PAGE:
These self-credentialed hunters, who are preying menaces, will do what they can to flush out their victims in plain sight.

They want to start shit and end it for themselves. They incite fights; they shoot to kill, and then they stand on legal grounds made for and by whiteness.

I’ve seen them call us the king of all fighting words to our faces over and over again. And if the fighting word does what it intends, the law lets them kill at will.

I’ve seen police officers who can’t handle back talk without brutalizing people. And here McGlockton was standing his ground at his car and his killer goes free for the fight the killer picked.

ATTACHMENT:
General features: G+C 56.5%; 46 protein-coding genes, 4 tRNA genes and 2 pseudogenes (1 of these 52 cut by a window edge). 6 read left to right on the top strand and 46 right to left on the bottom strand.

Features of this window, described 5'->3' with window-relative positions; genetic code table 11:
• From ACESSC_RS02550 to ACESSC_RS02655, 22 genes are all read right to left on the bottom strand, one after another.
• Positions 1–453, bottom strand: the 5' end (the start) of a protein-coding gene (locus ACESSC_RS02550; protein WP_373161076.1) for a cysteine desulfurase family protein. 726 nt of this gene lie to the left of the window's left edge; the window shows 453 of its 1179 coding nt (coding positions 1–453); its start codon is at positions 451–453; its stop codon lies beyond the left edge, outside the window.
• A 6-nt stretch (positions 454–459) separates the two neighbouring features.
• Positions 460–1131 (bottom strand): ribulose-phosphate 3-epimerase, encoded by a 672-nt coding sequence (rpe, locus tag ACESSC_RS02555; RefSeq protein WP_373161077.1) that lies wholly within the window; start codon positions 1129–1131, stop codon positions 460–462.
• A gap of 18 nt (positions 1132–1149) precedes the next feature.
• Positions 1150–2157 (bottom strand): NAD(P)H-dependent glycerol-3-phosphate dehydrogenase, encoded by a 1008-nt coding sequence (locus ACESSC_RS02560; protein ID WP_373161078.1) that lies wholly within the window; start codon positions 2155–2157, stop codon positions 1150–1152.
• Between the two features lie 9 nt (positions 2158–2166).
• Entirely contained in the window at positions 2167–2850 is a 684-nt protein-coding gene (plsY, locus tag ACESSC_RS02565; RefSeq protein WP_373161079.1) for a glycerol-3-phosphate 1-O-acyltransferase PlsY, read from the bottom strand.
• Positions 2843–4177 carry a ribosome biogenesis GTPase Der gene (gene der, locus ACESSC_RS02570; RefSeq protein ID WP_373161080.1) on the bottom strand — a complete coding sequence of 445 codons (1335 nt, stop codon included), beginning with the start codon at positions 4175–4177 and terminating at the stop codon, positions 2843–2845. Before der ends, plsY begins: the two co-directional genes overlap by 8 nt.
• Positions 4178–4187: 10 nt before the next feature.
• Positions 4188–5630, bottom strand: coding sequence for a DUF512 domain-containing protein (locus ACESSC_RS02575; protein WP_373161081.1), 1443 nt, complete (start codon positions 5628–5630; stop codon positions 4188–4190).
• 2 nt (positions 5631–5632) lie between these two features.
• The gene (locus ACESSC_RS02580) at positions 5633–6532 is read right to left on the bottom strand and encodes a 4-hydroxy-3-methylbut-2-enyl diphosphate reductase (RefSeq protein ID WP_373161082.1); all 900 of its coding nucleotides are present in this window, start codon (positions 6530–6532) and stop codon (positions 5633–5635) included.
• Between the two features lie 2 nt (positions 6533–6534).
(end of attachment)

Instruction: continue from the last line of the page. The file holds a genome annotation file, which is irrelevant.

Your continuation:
My gavel wants to slam and bang with loud condemnation for Florida. I’m still bitter over Bush’s election, Casey Anthony, Trayvon Martin, and our last election. But, this is a national problem of gun violence. Well over half the country enforces Stand Your Ground Laws.

And, every state has the regular and riled up racists. This is a racist country. A racist country with guns.

And so, given the everyday bias and fear of dark skin, I am worried by laws that legalize lethal force.

Did you know a study in 2009 found that the white participants rated neutral Black male faces as more threatening than neutral white male faces?